Scottish Labour leader Jim Murphy set to lose seat

Jim Murphy launches Labour's Scottish manifesto. Picture: John Devlin
Jim Murphy launches Labour's Scottish manifesto. Picture: John Devlin
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SCOTTISH Labour leader Jim Murphy is set to lose his seat in the general election, according to a new poll in his 
constituency.

The latest series of individual constituency surveys by Lord Ashcroft shows the SNP beating Mr Murphy in East Renfrewshire by nine points – a dramatic change since February when a similar poll showed Labour one point ahead.

The poll showed shadow foreign secretary Douglas Alexander 11 points behind the SNP in his Paisley seat and former Liberal Democrat leader Charles Kennedy trailing the Nationalists by 15 points.

The Tories’ sole Scottish MP, David Mundell, would also lose his seat, but the Conservatives would win a seat from the Liberal Democrat former Scottish secretary Michael Moore.

The polls came just hours after Mr Murphy launched Labour’s Scottish manifesto, predicting the closest election in his lifetime.

He said: “The votes we cast in Scotland will make a difference in deciding who governs the UK.”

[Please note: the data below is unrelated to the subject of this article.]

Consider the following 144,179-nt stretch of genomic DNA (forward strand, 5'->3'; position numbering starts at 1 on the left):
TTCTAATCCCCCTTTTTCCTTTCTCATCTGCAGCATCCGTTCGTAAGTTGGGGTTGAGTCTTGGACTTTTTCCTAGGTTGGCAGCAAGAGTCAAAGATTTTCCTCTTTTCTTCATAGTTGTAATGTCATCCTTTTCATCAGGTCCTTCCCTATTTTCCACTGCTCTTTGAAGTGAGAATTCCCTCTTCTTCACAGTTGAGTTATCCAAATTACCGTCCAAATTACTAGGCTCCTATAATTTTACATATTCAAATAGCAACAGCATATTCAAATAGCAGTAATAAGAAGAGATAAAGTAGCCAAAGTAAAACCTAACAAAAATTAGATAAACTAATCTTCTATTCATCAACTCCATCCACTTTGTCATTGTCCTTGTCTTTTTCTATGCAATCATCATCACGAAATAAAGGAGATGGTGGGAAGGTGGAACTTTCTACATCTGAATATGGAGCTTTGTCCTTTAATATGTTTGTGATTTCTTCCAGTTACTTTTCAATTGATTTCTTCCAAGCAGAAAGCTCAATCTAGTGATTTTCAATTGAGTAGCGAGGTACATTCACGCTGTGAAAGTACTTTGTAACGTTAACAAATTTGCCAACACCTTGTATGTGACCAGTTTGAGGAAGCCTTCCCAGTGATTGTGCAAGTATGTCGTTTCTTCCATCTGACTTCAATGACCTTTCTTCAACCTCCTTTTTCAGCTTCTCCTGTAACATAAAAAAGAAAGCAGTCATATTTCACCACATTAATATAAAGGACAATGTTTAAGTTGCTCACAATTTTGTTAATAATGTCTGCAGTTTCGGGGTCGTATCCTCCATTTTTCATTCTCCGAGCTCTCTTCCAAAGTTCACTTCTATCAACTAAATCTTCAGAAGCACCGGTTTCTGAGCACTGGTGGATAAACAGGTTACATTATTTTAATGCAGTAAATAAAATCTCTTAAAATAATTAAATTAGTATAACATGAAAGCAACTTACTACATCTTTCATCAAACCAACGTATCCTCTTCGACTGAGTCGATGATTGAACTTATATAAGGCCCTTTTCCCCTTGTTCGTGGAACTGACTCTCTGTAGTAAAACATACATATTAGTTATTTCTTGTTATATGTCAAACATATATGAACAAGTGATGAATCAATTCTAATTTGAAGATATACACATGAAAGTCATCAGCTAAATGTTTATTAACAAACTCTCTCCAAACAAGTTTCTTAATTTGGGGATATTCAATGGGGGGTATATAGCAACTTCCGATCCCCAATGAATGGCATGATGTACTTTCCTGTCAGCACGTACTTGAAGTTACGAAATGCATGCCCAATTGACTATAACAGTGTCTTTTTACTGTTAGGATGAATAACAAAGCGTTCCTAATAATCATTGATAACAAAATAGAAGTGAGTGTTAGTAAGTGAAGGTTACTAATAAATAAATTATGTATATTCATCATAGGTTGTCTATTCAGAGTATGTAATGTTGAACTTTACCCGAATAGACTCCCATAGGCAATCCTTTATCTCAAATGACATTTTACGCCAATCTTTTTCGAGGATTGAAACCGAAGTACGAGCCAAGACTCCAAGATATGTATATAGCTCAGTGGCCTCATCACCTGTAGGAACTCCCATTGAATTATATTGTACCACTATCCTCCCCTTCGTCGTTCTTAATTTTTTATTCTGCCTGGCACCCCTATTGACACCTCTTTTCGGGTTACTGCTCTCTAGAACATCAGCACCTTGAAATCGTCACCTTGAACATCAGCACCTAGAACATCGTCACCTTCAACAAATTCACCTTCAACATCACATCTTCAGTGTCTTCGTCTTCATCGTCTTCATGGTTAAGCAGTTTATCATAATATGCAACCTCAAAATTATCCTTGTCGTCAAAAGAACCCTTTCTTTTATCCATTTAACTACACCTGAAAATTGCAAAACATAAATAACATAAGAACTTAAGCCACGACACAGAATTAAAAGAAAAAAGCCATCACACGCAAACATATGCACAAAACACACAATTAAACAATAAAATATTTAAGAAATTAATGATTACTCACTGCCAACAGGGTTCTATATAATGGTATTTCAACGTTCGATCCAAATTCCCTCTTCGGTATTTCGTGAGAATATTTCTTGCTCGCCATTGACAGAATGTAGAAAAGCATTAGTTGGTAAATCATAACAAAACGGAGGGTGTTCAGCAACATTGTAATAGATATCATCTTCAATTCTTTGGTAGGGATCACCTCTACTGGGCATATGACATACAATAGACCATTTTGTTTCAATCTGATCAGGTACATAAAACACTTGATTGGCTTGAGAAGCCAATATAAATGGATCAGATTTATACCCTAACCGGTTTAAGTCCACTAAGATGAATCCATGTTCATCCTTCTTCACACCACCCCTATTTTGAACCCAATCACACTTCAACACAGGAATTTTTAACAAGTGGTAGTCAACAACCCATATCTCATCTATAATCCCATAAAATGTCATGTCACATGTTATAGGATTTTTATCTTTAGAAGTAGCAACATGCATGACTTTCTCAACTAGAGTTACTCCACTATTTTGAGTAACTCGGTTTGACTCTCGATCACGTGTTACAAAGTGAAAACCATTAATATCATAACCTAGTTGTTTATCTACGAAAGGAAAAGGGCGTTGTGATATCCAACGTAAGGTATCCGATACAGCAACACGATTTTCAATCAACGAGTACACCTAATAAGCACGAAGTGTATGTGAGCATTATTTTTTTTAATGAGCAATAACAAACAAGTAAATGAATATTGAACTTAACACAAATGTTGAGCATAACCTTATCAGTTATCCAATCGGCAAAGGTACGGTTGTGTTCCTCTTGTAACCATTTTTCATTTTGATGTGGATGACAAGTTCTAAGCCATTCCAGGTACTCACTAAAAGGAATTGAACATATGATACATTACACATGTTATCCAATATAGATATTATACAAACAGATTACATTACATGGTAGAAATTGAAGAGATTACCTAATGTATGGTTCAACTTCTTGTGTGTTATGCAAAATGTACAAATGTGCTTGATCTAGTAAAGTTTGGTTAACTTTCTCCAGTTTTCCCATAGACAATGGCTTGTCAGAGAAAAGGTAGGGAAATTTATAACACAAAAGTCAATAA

But he added Labour was fighting to beat David Cameron at the ballot box rather than deal with a “shoddy backroom deal” with the SNP.

The night before, Nicola Sturgeon told Ed Miliband he would not be forgiven if he refused to work with the SNP in a hung parliament to keep David Cameron out of Downing Street.

But Mr Murphy said: “Most Scots haven’t forgotten that they [the SNP] brought down a previous Labour government.

“And most Scots will never forgive them if they prevent this Labour government from being elected.”

Labour revealed a number of new policies in the manifesto, including plans to recruit 500 more GPs for the NHS in Scotland in addition to the 1000 extra nurses already promised, paid for with the £1 billion the party says would come to Scotland from the mansion tax on properties worth £2 million and above.

Scottish Labour would 
create a £200m fund to help cancer patients, and put the same amount into a new fund for improving mental health treatment, Mr Murphy announced.

He also proposed 100 new breakfast clubs for children in the poorest parts of Scotland and pledged jobs for older Scots who are long-term 
unemployed.

And he hit out at the SNP, saying: “Nationalism did not create the NHS or a welfare state. Nationalism did not establish the rights of working people. Nationalism did not transform the housing conditions of Scotland’s cities.

“All of that was done by Labour governments and, more often than not, it was opposed by the Scottish Nationalists who now seek to steal these clothes.

“Imitation is the sincerest form of flattery, but flattery will get Scotland nowhere if we end up with a Tory government.”